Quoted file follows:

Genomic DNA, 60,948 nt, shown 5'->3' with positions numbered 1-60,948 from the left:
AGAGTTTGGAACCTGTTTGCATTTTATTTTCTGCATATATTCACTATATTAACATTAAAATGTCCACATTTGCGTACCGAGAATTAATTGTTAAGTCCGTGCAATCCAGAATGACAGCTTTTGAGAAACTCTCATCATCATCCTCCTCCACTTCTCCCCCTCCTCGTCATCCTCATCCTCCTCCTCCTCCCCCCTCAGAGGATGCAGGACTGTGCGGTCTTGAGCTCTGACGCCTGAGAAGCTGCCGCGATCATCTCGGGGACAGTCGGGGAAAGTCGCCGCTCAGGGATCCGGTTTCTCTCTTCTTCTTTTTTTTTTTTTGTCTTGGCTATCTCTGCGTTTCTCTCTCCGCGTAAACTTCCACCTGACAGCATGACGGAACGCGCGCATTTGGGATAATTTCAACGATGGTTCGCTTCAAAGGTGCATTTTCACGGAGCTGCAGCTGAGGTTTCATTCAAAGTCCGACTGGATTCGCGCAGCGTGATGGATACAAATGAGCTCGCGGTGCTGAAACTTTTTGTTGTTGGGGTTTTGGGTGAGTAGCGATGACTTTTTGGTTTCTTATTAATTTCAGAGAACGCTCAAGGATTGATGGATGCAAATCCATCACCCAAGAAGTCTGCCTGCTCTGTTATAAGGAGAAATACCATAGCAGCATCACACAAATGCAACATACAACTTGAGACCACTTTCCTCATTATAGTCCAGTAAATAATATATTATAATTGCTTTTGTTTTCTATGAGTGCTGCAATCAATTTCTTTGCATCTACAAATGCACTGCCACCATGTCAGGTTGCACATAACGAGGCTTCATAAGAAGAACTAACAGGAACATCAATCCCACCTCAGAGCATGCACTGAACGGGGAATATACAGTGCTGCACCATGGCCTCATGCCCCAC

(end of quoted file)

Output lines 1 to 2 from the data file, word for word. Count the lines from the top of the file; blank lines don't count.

Genomic DNA, 60,948 nt, shown 5'->3' with positions numbered 1-60,948 from the left:
AGAGTTTGGAACCTGTTTGCATTTTATTTTCTGCATATATTCACTATATTAACATTAAAATGTCCACATTTGCGTACCGAGAATTAATTGTTAAGTCCGTGCAATCCAGAATGACAGCTTTTGAGAAACTCTCATCATCATCCTCCTCCACTTCTCCCCCTCCTCGTCATCCTCATCCTCCTCCTCCTCCCCCCTCAGAGGATGCAGGACTGTGCGGTCTTGAGCTCTGACGCCTGAGAAGCTGCCGCGATCATCTCGGGGACAGTCGGGGAAAGTCGCCGCTCAGGGATCCGGTTTCTCTCTTCTTCTTTTTTTTTTTTTGTCTTGGCTATCTCTGCGTTTCTCTCTCCGCGTAAACTTCCACCTGACAGCATGACGGAACGCGCGCATTTGGGATAATTTCAACGATGGTTCGCTTCAAAGGTGCATTTTCACGGAGCTGCAGCTGAGGTTTCATTCAAAGTCCGACTGGATTCGCGCAGCGTGATGGATACAAATGAGCTCGCGGTGCTGAAACTTTTTGTTGTTGGGGTTTTGGGTGAGTAGCGATGACTTTTTGGTTTCTTATTAATTTCAGAGAACGCTCAAGGATTGATGGATGCAAATCCATCACCCAAGAAGTCTGCCTGCTCTGTTATAAGGAGAAATACCATAGCAGCATCACACAAATGCAACATACAACTTGAGACCACTTTCCTCATTATAGTCCAGTAAATAATATATTATAATTGCTTTTGTTTTCTATGAGTGCTGCAATCAATTTCTTTGCATCTACAAATGCACTGCCACCATGTCAGGTTGCACATAACGAGGCTTCATAAGAAGAACTAACAGGAACATCAATCCCACCTCAGAGCATGCACTGAACGGGGAATATACAGTGCTGCACCATGGCCTCATGCCCCAC